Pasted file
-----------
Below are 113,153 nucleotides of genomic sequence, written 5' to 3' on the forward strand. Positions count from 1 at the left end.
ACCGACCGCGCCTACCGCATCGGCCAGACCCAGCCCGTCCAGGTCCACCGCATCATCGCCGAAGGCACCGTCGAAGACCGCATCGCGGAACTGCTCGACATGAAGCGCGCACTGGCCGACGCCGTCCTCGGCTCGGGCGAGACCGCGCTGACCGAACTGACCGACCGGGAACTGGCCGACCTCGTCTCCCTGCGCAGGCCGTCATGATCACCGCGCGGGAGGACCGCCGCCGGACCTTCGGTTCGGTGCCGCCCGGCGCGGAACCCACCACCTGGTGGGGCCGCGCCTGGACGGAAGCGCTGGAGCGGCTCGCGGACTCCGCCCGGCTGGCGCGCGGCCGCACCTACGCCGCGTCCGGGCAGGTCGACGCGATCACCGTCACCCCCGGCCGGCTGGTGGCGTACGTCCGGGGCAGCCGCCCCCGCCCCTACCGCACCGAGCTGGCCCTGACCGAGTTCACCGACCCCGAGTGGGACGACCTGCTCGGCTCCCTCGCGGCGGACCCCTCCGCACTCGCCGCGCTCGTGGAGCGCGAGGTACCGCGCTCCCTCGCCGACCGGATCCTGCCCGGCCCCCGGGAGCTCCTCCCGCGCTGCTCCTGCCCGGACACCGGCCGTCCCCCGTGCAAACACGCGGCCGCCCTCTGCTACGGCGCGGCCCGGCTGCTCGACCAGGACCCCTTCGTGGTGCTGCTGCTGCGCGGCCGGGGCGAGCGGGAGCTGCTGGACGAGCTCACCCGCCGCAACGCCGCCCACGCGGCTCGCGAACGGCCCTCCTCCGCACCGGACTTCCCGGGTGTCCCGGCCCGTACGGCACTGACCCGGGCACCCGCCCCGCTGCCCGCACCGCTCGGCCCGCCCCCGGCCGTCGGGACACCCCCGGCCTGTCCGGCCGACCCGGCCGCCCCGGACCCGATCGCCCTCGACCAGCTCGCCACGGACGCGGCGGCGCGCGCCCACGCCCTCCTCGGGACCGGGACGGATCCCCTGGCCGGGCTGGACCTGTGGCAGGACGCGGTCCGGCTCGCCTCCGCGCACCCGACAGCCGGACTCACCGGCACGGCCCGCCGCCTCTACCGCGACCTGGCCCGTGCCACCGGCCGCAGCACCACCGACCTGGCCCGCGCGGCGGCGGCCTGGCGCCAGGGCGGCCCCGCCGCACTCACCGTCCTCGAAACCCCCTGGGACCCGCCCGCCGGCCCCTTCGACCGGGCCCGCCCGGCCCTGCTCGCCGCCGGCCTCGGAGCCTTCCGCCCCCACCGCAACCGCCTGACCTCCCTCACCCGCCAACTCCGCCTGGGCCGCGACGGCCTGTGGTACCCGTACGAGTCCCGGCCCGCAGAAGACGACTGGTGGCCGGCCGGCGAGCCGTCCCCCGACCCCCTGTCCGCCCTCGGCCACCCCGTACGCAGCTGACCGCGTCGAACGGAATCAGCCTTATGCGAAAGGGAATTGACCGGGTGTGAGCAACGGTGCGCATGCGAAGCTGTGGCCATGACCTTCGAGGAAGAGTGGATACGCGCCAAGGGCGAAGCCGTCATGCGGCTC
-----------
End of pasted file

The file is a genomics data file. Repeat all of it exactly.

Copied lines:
Below are 113,153 nucleotides of genomic sequence, written 5' to 3' on the forward strand. Positions count from 1 at the left end.
ACCGACCGCGCCTACCGCATCGGCCAGACCCAGCCCGTCCAGGTCCACCGCATCATCGCCGAAGGCACCGTCGAAGACCGCATCGCGGAACTGCTCGACATGAAGCGCGCACTGGCCGACGCCGTCCTCGGCTCGGGCGAGACCGCGCTGACCGAACTGACCGACCGGGAACTGGCCGACCTCGTCTCCCTGCGCAGGCCGTCATGATCACCGCGCGGGAGGACCGCCGCCGGACCTTCGGTTCGGTGCCGCCCGGCGCGGAACCCACCACCTGGTGGGGCCGCGCCTGGACGGAAGCGCTGGAGCGGCTCGCGGACTCCGCCCGGCTGGCGCGCGGCCGCACCTACGCCGCGTCCGGGCAGGTCGACGCGATCACCGTCACCCCCGGCCGGCTGGTGGCGTACGTCCGGGGCAGCCGCCCCCGCCCCTACCGCACCGAGCTGGCCCTGACCGAGTTCACCGACCCCGAGTGGGACGACCTGCTCGGCTCCCTCGCGGCGGACCCCTCCGCACTCGCCGCGCTCGTGGAGCGCGAGGTACCGCGCTCCCTCGCCGACCGGATCCTGCCCGGCCCCCGGGAGCTCCTCCCGCGCTGCTCCTGCCCGGACACCGGCCGTCCCCCGTGCAAACACGCGGCCGCCCTCTGCTACGGCGCGGCCCGGCTGCTCGACCAGGACCCCTTCGTGGTGCTGCTGCTGCGCGGCCGGGGCGAGCGGGAGCTGCTGGACGAGCTCACCCGCCGCAACGCCGCCCACGCGGCTCGCGAACGGCCCTCCTCCGCACCGGACTTCCCGGGTGTCCCGGCCCGTACGGCACTGACCCGGGCACCCGCCCCGCTGCCCGCACCGCTCGGCCCGCCCCCGGCCGTCGGGACACCCCCGGCCTGTCCGGCCGACCCGGCCGCCCCGGACCCGATCGCCCTCGACCAGCTCGCCACGGACGCGGCGGCGCGCGCCCACGCCCTCCTCGGGACCGGGACGGATCCCCTGGCCGGGCTGGACCTGTGGCAGGACGCGGTCCGGCTCGCCTCCGCGCACCCGACAGCCGGACTCACCGGCACGGCCCGCCGCCTCTACCGCGACCTGGCCCGTGCCACCGGCCGCAGCACCACCGACCTGGCCCGCGCGGCGGCGGCCTGGCGCCAGGGCGGCCCCGCCGCACTCACCGTCCTCGAAACCCCCTGGGACCCGCCCGCCGGCCCCTTCGACCGGGCCCGCCCGGCCCTGCTCGCCGCCGGCCTCGGAGCCTTCCGCCCCCACCGCAACCGCCTGACCTCCCTCACCCGCCAACTCCGCCTGGGCCGCGACGGCCTGTGGTACCCGTACGAGTCCCGGCCCGCAGAAGACGACTGGTGGCCGGCCGGCGAGCCGTCCCCCGACCCCCTGTCCGCCCTCGGCCACCCCGTACGCAGCTGACCGCGTCGAACGGAATCAGCCTTATGCGAAAGGGAATTGACCGGGTGTGAGCAACGGTGCGCATGCGAAGCTGTGGCCATGACCTTCGAGGAAGAGTGGATACGCGCCAAGGGCGAAGCCGTCATGCGGCTC